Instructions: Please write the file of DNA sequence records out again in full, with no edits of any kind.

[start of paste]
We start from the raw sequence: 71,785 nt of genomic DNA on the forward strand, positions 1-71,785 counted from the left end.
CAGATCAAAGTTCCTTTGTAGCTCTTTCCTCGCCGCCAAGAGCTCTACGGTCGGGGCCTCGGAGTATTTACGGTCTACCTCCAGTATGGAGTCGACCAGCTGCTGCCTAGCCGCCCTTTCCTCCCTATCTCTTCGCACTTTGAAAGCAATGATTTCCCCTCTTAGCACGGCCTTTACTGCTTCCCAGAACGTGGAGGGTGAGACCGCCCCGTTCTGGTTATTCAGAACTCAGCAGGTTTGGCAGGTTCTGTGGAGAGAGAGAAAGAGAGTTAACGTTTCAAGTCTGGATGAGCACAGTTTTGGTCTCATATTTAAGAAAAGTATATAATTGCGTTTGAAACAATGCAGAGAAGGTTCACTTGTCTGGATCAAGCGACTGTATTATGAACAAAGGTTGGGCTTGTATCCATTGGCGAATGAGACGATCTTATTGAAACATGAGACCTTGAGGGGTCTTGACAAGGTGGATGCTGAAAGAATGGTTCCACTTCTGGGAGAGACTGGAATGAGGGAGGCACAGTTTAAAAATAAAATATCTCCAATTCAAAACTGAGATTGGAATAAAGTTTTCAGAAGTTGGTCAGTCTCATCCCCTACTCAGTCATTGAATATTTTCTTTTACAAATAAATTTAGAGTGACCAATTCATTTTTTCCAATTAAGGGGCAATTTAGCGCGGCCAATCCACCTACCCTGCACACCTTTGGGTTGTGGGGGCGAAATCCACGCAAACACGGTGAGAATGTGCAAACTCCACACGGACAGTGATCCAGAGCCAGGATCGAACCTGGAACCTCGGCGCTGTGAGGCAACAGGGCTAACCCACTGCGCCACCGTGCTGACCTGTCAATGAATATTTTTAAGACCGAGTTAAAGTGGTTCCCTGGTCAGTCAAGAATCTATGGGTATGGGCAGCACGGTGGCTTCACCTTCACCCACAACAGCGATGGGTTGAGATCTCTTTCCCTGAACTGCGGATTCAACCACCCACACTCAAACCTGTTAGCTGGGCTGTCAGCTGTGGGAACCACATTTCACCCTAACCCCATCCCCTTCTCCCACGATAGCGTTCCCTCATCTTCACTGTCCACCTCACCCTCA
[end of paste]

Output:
We start from the raw sequence: 71,785 nt of genomic DNA on the forward strand, positions 1-71,785 counted from the left end.
CAGATCAAAGTTCCTTTGTAGCTCTTTCCTCGCCGCCAAGAGCTCTACGGTCGGGGCCTCGGAGTATTTACGGTCTACCTCCAGTATGGAGTCGACCAGCTGCTGCCTAGCCGCCCTTTCCTCCCTATCTCTTCGCACTTTGAAAGCAATGATTTCCCCTCTTAGCACGGCCTTTACTGCTTCCCAGAACGTGGAGGGTGAGACCGCCCCGTTCTGGTTATTCAGAACTCAGCAGGTTTGGCAGGTTCTGTGGAGAGAGAGAAAGAGAGTTAACGTTTCAAGTCTGGATGAGCACAGTTTTGGTCTCATATTTAAGAAAAGTATATAATTGCGTTTGAAACAATGCAGAGAAGGTTCACTTGTCTGGATCAAGCGACTGTATTATGAACAAAGGTTGGGCTTGTATCCATTGGCGAATGAGACGATCTTATTGAAACATGAGACCTTGAGGGGTCTTGACAAGGTGGATGCTGAAAGAATGGTTCCACTTCTGGGAGAGACTGGAATGAGGGAGGCACAGTTTAAAAATAAAATATCTCCAATTCAAAACTGAGATTGGAATAAAGTTTTCAGAAGTTGGTCAGTCTCATCCCCTACTCAGTCATTGAATATTTTCTTTTACAAATAAATTTAGAGTGACCAATTCATTTTTTCCAATTAAGGGGCAATTTAGCGCGGCCAATCCACCTACCCTGCACACCTTTGGGTTGTGGGGGCGAAATCCACGCAAACACGGTGAGAATGTGCAAACTCCACACGGACAGTGATCCAGAGCCAGGATCGAACCTGGAACCTCGGCGCTGTGAGGCAACAGGGCTAACCCACTGCGCCACCGTGCTGACCTGTCAATGAATATTTTTAAGACCGAGTTAAAGTGGTTCCCTGGTCAGTCAAGAATCTATGGGTATGGGCAGCACGGTGGCTTCACCTTCACCCACAACAGCGATGGGTTGAGATCTCTTTCCCTGAACTGCGGATTCAACCACCCACACTCAAACCTGTTAGCTGGGCTGTCAGCTGTGGGAACCACATTTCACCCTAACCCCATCCCCTTCTCCCACGATAGCGTTCCCTCATCTTCACTGTCCACCTCACCCTCA